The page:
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5 Juicy Tax Breaks That Corporations Enjoy That the Public Can't Touch

Do you get a tax break for breaking the law?

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  1. Superstorm Sandy devastated millions of American families, but corporations got to deduct the full value of their losses from their taxes

Millions of American families suffered damage to their homes and property last year, from Superstorm Sandy, western fires and other natural disasters.  The federal tax code expects human property owners to pick up the full cost of damage for an amount equal to ten percent of the taxpayer’s annual reported income. Beyond the ten percent threshold, any additional losses may be taken as a tax deduction.

In contrast,  corporations face no such income threshold. Corporate shareholders are not asked to absorb damages equal to ten percent of the corporation’s taxable income as individual families are. Corporations can –and do – deduct every dollar of losses they incur. Many firms, including Verizon and other utilities serving the New York and New Jersey areas saved millions of dollars on their 2012 taxes by deducting the full costs of Sandy damage on their taxes.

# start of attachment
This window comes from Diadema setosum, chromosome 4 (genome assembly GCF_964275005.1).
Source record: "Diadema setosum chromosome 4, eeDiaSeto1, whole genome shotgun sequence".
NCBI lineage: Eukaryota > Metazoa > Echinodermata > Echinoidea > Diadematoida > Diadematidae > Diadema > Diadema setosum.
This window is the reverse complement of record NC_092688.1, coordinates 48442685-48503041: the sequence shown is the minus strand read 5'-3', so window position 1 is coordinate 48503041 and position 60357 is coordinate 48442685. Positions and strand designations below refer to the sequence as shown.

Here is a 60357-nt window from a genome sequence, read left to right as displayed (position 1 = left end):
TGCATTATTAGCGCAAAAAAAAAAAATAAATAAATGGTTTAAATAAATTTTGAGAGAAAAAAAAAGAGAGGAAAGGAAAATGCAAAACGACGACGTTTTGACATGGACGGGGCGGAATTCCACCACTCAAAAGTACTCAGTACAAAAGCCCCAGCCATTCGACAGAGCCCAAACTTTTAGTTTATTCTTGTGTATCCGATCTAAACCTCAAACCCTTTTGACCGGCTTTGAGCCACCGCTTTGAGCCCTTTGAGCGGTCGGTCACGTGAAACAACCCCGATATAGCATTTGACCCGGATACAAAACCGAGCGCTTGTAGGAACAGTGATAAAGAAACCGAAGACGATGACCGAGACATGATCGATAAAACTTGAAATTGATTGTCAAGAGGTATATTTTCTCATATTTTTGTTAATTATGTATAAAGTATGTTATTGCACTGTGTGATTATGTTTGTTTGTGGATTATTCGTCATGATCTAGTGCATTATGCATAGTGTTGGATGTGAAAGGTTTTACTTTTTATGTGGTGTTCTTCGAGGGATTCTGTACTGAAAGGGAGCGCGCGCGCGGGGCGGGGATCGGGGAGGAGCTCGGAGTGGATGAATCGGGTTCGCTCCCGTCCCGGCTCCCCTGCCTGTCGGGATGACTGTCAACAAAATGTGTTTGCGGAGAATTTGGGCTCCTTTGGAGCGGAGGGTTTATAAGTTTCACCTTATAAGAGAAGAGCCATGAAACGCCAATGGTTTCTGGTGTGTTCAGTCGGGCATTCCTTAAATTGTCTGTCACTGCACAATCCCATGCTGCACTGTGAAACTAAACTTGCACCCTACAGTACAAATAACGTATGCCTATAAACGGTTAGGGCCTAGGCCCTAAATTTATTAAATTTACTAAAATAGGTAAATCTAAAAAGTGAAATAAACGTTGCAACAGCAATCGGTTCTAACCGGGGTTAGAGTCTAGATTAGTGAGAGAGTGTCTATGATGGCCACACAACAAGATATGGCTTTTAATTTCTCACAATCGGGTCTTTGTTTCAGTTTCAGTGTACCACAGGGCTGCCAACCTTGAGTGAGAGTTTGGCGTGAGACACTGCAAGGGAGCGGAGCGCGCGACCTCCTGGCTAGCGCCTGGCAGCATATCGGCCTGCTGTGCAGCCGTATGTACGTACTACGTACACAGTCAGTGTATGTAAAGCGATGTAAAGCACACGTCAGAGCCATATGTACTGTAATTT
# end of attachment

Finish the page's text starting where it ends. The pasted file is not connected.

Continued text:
1. If you are an American citizen working abroad you pay American taxes on your foreign earnings; if you are an American corporation you can indefinitely delay paying U.S. taxes on income you earn abroad.

About five million American citizens live or work abroad. Come April 15th, each of them is expected to file a tax return and pay U.S. taxes on all their income. The amount they owe is reduced by an amount equal to any taxes they paid to foreign governments on that income.

But U.S. corporations get a different deal, called deferral. They get to indefinitely put off paying U.S. taxes of their foreign until and unless they bring those funds back to America. This loophole costs the U.S. Treasury almost $60 billion a year. Senator Bernie Sanders (I-VT) recently introduced the  Corporate Tax Dodging Prevention Act, which would close this loophole, putting corporations and real humans on the same footing come tax time.

As many people work hard to make corporations less human on election day, perhaps it is time to make them more human on tax day.

Scott Klinger is an Associate Fellow at the  Institute for Policy Studies.


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